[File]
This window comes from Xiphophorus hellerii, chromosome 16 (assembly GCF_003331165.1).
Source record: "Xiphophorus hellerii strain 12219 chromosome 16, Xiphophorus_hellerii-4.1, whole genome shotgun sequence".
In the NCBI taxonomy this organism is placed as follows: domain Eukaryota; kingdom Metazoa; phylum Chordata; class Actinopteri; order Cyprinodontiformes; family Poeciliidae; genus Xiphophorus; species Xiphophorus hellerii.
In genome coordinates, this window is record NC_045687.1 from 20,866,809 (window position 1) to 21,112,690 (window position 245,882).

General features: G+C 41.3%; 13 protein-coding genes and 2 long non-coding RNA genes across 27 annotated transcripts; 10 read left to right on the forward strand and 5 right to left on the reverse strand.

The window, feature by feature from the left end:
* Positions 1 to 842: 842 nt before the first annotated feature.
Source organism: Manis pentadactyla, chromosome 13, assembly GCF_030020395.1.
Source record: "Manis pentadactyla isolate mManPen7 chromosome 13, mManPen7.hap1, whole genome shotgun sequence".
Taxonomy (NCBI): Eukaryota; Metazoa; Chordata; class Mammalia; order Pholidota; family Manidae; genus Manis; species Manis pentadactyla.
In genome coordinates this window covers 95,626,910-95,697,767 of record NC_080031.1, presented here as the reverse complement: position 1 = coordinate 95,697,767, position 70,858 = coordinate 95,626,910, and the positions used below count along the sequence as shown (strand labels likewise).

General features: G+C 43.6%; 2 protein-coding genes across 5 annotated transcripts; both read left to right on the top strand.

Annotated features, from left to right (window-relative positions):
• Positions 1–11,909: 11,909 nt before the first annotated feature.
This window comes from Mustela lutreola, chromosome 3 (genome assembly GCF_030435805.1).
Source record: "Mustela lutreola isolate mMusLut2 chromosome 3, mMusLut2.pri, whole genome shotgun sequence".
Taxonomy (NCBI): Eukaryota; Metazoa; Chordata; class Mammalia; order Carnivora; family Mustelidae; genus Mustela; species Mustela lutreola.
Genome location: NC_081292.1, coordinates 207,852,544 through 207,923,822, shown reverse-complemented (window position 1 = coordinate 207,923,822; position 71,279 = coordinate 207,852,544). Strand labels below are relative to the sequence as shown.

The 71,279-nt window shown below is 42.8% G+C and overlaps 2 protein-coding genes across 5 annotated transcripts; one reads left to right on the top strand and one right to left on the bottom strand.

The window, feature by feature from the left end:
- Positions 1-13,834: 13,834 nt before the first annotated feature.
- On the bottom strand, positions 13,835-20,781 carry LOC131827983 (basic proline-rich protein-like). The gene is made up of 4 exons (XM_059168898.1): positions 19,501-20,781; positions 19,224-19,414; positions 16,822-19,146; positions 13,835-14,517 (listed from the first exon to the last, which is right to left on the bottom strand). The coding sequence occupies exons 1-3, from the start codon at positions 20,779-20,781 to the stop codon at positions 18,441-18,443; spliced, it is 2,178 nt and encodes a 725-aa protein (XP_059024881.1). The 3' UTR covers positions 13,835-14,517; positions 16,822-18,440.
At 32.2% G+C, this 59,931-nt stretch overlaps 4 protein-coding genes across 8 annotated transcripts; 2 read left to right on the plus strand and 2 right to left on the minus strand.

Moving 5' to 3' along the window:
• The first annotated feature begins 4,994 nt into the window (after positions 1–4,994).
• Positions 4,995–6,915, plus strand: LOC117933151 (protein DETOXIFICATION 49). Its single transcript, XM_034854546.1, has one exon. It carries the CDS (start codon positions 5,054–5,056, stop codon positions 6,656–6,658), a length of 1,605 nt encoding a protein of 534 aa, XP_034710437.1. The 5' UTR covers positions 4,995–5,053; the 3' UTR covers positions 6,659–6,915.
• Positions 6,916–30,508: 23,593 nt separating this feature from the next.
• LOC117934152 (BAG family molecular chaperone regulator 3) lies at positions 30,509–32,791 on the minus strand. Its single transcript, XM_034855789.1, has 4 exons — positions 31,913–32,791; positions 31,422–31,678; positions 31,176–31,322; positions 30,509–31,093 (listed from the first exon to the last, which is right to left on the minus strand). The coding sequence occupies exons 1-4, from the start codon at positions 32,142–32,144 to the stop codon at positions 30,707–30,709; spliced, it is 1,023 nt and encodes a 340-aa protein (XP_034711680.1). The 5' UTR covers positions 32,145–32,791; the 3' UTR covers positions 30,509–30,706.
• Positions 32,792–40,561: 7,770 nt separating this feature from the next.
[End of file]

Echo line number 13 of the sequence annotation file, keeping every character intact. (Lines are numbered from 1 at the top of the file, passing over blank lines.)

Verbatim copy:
Annotated features, from left to right (window-relative positions):